Distribute the VoIP
Many people have switched to VoIP for all of their home's phone connections and now want to distribute VoIP throughout the house. This can be done, but only after disconnecting the wires that connect your premises phone wiring from the wires coming from the street or your previous telecom. It is very important to completely disconnect these wires, as from time to time voltage could be introduced into your home, which could damage the VoIP equipment and have other serious effects. If for any reason you are not 100% sure of how to do any of the necessary steps correctly, we strongly suggest that you hire a competent telecom professional.
IMPORTANT: This information should only be used as a general reference, as each individual situation could vary from the description presented here. All information is only offered, with prior notice, that No Warranty, expressed or implied, as to the accuracy, validity or correctness of any of the information contained here. And should only be used at your own risk.
How can I connect all of my phones to VoIP?
VoIP installations can include distributing the VoIP phone connection throughout the house. This will make VoIP for the premises use much more suitable, rather than using only one or two phones or cordless phones. The basic steps to connect the house phone wiring to the VoIP would be:
- Discontinue your current service with your present telecom.
- Disconnect the previous telecom's wires from connecting with the home's wires at the Network Interface Box or Demarc (short for demarcation).
- Connect the VoIP RJ-11 cable from the phone jack of the ATA to a wall jack in the house.
The first step in disconnecting from your previous telecom company would be to locate the telephone junction box or demarc (you may see it also spelled demark). This box should be located on the side of the house, usually close to the cable TV box and power.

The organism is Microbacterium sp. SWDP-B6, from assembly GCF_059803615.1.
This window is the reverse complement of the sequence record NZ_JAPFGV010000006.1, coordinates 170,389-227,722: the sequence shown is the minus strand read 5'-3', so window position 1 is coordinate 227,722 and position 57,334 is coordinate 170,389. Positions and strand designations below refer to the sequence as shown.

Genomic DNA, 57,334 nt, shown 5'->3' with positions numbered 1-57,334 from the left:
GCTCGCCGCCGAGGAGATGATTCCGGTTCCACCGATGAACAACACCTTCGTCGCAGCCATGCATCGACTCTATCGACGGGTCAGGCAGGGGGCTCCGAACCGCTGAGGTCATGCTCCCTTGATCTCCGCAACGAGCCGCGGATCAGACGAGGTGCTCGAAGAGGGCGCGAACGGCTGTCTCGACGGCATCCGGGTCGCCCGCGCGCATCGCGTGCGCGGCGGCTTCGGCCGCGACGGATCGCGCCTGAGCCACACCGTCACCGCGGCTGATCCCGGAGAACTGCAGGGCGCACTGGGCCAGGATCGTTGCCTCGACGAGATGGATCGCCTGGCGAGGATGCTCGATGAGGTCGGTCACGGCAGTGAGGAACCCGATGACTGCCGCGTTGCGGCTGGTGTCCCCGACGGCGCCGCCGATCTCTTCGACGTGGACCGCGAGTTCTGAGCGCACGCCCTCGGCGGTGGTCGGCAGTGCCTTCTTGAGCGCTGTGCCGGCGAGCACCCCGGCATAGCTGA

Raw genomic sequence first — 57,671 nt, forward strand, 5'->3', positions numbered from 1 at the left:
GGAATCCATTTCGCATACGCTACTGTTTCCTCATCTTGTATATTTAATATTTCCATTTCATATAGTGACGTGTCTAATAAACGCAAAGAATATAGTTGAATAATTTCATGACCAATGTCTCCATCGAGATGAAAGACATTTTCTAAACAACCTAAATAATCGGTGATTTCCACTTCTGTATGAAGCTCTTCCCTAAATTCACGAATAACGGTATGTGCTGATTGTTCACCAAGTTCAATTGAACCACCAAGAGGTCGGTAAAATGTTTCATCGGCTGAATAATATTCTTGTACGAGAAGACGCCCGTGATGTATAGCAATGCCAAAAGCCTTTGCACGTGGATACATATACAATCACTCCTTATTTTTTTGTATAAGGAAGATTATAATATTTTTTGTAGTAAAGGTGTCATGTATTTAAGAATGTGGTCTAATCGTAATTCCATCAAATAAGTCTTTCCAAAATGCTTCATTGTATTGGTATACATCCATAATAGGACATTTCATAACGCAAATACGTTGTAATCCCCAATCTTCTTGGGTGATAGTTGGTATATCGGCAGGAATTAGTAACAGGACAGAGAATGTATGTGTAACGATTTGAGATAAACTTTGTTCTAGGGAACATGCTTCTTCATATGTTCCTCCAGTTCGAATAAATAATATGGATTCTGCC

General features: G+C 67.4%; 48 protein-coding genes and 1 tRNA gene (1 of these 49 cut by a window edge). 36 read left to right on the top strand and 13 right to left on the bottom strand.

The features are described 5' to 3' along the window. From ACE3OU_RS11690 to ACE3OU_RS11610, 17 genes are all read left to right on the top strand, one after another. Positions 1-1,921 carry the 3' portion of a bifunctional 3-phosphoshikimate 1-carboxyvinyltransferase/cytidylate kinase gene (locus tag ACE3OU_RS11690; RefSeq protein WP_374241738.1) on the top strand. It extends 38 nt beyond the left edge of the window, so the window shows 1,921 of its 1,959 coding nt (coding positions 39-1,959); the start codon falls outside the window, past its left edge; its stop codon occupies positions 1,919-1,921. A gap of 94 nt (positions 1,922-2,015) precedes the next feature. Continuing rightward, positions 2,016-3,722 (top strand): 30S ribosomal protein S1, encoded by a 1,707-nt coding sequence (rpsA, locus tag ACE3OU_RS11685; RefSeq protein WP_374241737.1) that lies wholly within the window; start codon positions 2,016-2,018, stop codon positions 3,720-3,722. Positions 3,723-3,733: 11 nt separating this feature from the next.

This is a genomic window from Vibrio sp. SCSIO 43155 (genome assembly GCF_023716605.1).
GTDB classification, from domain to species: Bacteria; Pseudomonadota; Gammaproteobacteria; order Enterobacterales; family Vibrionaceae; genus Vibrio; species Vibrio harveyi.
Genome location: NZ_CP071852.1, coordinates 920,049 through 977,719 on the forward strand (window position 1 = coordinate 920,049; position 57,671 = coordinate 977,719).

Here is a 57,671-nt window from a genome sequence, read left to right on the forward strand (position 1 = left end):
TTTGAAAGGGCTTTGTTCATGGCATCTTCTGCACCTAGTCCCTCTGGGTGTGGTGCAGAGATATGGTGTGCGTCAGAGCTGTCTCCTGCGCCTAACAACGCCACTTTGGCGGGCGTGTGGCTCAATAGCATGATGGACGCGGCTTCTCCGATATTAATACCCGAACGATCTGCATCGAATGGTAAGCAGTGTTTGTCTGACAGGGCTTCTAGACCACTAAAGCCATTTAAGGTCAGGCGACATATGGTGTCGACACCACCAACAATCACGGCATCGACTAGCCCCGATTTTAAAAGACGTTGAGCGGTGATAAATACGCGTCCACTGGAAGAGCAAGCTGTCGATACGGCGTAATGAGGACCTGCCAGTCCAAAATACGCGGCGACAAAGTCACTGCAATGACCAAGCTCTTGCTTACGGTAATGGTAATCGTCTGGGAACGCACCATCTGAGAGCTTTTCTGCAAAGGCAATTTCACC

Typical demarc or NIB photos
This is the box where the telecom's wires come from the street and connect with the wires from the house. Many demarc boxes have two sections, one where you have access to the premises' section (customer access) and the other where the telecom company has access. Once you open the box, you will see telephone wires, as well as a ground wire. The ground wire should remain connected to a proper grounding source.
Next you will want to identify and disconnect each of the telephone company's lines from connecting with the house lines. This is done to prevent any voltage from entering the premises, which will interfere with the VoIP service and will possible damage the equipment. (This should only be done if you no longer have any active numbers or DSL lines with the local telecom.) In some cases you will need to disconnect the telecom's wires from terminating blocks, (make sure to keep the house wires connected). In some cases you may see a RJ-11 connecter used to connect the house wires with the streets wires. In this case, unplug the RJ-11 connector.
Wrap each disconnected wire with electrical tape as a safety measure.
After securing the disconnected lines with electrical tape, you will want to attach a warning note, that the in-home wiring is now in use for a private network and should not be reconnected. (It is also recommended, that at this point, you should check with a meter for any voltage that may be present across the terminals for the in-home wiring. *There should be no voltage.)
Then close the box securely.
Points to consider.
When connecting VoIP to the premises' phone wiring you will want to consider some of the following:
- Is there a phone wall plug close to the proximity of the VoIP ATA?
If not, you will need to have a phone line and wall plug installed. The other alternative would be to use cordless phones. Using a cordless phone system will allow you to distribute the VoIP phone connection to other locations without the need to integrate with any of the premises' wiring.
- Do you have more than one current phone line?
If so, you could have several phone circuits in the premises. You will need to connect to the correct phone circuit in order to have the VoIP distribute correctly.
- You want to have a phone by the ATA along with distributing it throughout the premises?
This can be best accomplished by using a two-way phone splitter. Put it into the ATA's phone port and connect one side to a phone and the other side to a phone wall jack.
- How many phones will the typical VoIP service ring?
The usual number would be 5 or 6, or perhaps even up to 8 phones, but that will depend on the actual voltage supplied by the VoIP IAD and how much each phone's ringer requires. If you find that after connecting all the phones to the VoIP service, you fail to have all the phones ring or that they ring very weakly, then disconnect the phones. Start with one phone and gradually test the ring until you find either the "problem phone" or exceed the maximum.